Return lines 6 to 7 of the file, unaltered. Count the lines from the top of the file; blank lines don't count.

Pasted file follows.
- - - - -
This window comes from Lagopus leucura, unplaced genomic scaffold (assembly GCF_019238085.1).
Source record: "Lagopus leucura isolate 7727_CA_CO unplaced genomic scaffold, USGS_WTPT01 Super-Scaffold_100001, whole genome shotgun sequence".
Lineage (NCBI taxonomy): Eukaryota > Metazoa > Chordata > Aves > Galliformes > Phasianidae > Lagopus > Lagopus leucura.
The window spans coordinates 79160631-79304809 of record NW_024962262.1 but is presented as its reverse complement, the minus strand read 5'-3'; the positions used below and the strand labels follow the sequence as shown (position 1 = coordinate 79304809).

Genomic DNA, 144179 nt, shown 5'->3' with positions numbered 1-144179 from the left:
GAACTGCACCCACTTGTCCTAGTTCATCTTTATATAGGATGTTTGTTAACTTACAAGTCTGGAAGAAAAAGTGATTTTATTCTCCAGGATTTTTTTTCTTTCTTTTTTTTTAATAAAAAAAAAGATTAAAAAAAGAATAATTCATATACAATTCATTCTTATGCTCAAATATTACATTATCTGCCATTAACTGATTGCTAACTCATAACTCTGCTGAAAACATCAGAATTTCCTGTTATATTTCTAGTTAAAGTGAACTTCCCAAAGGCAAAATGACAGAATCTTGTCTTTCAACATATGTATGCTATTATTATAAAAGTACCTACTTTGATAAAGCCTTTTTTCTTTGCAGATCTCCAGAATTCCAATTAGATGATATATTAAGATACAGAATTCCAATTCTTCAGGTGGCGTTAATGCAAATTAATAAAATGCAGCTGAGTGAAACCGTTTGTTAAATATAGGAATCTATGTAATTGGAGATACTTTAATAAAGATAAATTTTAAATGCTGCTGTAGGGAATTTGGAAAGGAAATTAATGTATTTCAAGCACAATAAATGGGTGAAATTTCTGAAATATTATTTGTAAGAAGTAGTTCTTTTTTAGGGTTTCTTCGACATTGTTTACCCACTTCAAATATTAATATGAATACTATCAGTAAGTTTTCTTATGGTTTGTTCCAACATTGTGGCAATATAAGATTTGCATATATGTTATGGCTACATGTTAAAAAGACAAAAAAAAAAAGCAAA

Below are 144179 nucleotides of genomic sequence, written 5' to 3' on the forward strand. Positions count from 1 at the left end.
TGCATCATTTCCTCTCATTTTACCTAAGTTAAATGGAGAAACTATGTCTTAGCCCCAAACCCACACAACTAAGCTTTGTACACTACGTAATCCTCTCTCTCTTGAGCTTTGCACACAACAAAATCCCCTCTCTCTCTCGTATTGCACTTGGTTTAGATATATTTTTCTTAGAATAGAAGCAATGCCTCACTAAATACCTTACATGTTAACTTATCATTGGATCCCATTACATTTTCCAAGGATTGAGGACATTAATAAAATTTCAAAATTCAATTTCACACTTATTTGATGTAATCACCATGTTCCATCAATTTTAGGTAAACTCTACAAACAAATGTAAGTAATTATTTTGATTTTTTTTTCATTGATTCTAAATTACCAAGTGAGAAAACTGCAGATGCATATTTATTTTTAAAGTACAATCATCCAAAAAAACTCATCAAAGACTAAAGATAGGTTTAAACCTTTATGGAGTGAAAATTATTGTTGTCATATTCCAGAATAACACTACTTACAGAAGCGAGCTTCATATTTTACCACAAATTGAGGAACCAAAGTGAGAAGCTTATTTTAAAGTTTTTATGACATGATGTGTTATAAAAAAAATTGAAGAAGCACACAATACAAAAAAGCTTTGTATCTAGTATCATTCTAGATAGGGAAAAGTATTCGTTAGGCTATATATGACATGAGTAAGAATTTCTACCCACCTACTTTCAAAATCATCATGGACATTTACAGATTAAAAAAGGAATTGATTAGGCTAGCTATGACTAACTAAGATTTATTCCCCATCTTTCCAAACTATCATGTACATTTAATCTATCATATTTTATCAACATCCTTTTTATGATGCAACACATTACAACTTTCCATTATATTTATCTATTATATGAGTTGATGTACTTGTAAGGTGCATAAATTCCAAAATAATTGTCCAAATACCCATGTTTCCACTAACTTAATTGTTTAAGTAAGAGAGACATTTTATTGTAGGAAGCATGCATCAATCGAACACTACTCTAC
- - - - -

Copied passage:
GAACTGCACCCACTTGTCCTAGTTCATCTTTATATAGGATGTTTGTTAACTTACAAGTCTGGAAGAAAAAGTGATTTTATTCTCCAGGATTTTTTTTCTTTCTTTTTTTTTAATAAAAAAAAAGATTAAAAAAAGAATAATTCATATACAATTCATTCTTATGCTCAAATATTACATTATCTGCCATTAACTGATTGCTAACTCATAACTCTGCTGAAAACATCAGAATTTCCTGTTATATTTCTAGTTAAAGTGAACTTCCCAAAGGCAAAATGACAGAATCTTGTCTTTCAACATATGTATGCTATTATTATAAAAGTACCTACTTTGATAAAGCCTTTTTTCTTTGCAGATCTCCAGAATTCCAATTAGATGATATATTAAGATACAGAATTCCAATTCTTCAGGTGGCGTTAATGCAAATTAATAAAATGCAGCTGAGTGAAACCGTTTGTTAAATATAGGAATCTATGTAATTGGAGATACTTTAATAAAGATAAATTTTAAATGCTGCTGTAGGGAATTTGGAAAGGAAATTAATGTATTTCAAGCACAATAAATGGGTGAAATTTCTGAAATATTATTTGTAAGAAGTAGTTCTTTTTTAGGGTTTCTTCGACATTGTTTACCCACTTCAAATATTAATATGAATACTATCAGTAAGTTTTCTTATGGTTTGTTCCAACATTGTGGCAATATAAGATTTGCATATATGTTATGGCTACATGTTAAAAAGACAAAAAAAAAAAGCAAA

Below are 144179 nucleotides of genomic sequence, written 5' to 3' on the forward strand. Positions count from 1 at the left end.